Are your gymnasts frustratingly close to achieving their back handspring, but you can’t seem to find the missing link as to why they are not quite there?!
Your problem could soon be solved!
The mechanics of a back handspring can be broken down into three parts. First, a deep squat is created, ensuring a platform for takeoff into the action. Second is the flight phase. This requires elevating the body up into an arched handstand shape in the air. Finally, the body snaps the legs down for landing- which is not a natural progression for the body to follow.
Below we will look at how making minor alterations to the mechanics of each element could solve all of your back-handspring frustrations.
The Preparation Position
Creating a tight starting shape is vital. With arms directly above their head, elbows locked out, your gymnasts’ biceps should squeeze the gap in between their arms and ears. As the arms swing down, the quadriceps begin to contract into a squat. It is imperative that your gymnasts have the extension required at the shoulder joint to elevate the body up and into the handstand.
Quick note about the shoulders...
We can all be found guilty of skipping over a quick shoulder warm up that includes stretching the rhombus major and minor. Here is how we can create an instant ‘quick win’ for our gymnasts- by teaching them the following fantastic stretches to extend their reach at the shoulder joint. When working back handsprings it is so important to target specifically the teres minor and infraspinatus.
The Handstand Phase
Gymnasts spend almost as much time looking at the world upside down as they do standing up! A large majority of their training time is spent supporting their own body weight in a handstand.
In order to prepare your gymnasts for this we need some targeted stretches to help.
Thorough stretching equips your gymnasts to hold a sturdy, solid handstand. In a back handspring they must have the ability to quickly move through an efficient handstand shape. For this, it is vital that the wrists are fully supported and malleable, the following video can assist with just that!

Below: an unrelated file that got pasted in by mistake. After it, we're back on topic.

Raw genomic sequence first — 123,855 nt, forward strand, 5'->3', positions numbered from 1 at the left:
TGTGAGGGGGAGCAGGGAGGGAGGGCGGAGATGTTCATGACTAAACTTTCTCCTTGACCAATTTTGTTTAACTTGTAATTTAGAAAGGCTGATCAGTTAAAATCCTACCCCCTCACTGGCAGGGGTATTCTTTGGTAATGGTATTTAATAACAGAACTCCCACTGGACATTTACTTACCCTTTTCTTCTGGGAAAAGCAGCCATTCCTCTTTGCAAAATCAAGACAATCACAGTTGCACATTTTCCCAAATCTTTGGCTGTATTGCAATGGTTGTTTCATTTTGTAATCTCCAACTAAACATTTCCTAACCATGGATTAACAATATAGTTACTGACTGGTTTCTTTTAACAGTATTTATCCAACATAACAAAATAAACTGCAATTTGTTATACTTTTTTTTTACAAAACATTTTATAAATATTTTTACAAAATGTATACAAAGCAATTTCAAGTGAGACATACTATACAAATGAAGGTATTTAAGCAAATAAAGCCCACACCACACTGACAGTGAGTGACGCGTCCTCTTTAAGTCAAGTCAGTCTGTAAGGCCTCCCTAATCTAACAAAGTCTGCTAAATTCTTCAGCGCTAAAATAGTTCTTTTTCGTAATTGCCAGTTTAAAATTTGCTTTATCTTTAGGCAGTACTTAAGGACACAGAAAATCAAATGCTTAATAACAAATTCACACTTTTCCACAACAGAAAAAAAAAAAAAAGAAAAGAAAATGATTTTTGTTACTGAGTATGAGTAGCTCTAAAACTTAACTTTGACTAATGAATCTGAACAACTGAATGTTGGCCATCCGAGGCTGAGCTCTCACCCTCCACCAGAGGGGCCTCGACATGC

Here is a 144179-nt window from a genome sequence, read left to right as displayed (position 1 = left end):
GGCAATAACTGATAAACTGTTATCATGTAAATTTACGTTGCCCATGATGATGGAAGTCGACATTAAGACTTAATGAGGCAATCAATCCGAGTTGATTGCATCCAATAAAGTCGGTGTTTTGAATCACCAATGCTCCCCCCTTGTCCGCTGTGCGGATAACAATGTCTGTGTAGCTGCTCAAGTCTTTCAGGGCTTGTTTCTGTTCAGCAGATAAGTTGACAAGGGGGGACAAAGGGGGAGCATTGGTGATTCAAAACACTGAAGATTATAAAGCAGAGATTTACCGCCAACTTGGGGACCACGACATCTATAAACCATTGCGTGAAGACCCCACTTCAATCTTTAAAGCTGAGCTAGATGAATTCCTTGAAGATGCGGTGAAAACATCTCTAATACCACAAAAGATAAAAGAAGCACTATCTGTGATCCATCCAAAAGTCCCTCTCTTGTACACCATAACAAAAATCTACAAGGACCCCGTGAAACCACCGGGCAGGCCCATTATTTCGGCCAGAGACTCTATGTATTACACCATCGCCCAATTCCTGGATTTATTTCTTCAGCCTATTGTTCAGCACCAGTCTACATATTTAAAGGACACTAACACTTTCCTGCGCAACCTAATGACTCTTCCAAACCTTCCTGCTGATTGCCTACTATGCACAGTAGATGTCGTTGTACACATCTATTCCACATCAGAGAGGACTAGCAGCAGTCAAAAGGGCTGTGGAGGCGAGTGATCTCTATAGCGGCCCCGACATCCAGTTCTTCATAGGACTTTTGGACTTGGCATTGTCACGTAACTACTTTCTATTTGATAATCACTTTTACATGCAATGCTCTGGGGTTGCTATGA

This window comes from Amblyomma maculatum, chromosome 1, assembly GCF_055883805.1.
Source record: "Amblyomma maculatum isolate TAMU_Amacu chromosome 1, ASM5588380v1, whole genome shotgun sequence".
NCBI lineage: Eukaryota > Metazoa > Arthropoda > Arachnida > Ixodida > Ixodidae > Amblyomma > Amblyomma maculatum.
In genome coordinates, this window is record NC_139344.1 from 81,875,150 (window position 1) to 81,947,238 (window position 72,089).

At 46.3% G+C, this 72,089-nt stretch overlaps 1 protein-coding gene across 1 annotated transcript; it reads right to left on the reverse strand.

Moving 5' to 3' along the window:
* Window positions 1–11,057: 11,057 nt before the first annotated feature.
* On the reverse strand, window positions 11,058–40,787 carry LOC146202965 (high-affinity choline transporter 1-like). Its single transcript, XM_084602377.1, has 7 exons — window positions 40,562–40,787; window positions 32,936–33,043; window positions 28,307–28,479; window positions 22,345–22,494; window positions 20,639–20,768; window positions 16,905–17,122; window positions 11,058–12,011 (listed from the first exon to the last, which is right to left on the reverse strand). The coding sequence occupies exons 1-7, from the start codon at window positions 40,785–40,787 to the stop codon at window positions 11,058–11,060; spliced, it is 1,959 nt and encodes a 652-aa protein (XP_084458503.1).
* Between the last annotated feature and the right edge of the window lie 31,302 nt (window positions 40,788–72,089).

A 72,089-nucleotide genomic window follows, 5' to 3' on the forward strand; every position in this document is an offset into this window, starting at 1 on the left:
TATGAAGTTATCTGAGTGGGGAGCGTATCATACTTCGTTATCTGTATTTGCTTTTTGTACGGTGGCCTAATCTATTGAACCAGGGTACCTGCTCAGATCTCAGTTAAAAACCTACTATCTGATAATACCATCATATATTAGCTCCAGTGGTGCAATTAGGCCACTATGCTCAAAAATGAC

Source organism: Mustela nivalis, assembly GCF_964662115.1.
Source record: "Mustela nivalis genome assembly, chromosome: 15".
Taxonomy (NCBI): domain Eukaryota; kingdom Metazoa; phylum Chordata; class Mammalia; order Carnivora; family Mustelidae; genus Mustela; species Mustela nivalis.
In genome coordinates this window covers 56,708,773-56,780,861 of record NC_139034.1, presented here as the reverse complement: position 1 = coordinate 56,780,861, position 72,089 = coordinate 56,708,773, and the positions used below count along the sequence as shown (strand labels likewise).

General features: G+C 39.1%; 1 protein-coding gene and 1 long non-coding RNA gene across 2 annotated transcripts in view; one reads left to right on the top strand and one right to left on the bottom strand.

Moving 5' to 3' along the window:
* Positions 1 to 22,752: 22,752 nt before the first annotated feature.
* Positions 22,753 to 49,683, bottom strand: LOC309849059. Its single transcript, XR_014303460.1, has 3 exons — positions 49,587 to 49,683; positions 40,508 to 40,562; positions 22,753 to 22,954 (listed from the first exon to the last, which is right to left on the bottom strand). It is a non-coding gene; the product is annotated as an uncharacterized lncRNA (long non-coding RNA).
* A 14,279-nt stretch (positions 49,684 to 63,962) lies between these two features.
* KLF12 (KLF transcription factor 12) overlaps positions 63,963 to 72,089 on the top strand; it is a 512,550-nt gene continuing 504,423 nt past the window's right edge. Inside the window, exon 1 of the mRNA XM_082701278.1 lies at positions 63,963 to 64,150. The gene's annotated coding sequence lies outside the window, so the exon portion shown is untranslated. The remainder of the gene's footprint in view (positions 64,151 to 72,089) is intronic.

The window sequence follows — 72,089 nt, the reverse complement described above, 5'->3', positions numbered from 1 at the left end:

Try our Wrist and Forearm Stretching video here!
In the video, we see how gymnasts can strengthen and lengthen their palmaris longus and also the extensor carpi radialis brevis and extensor digitorums. Often when we see gymnasts ‘buckling’ at the elbows, or ‘crimping’ their arms in a handstand, it is due to tight or weak wrists.
Snapping the Landing
During a back handspring, the actions of the hip joint, and the journey that the hip flexors go through is quite remarkable. First, we need the hips to contract, sinking down into the preparatory squat. They then switch to fully extending backwards into the handstand phase. Finally, we demand they snap back into their original formation for the landing!
Without this large range of movement at the hip joint, this skill would not be possible. Here is how you can maximize the extension of your gymnast’s hips in the takeoff, middle and landing phase of this skill. Gymnasts should pay particular attention to stretching and lengthening the iliacus and psoas major.
Try our Hip Flexors Strength and Flexibility Program here!
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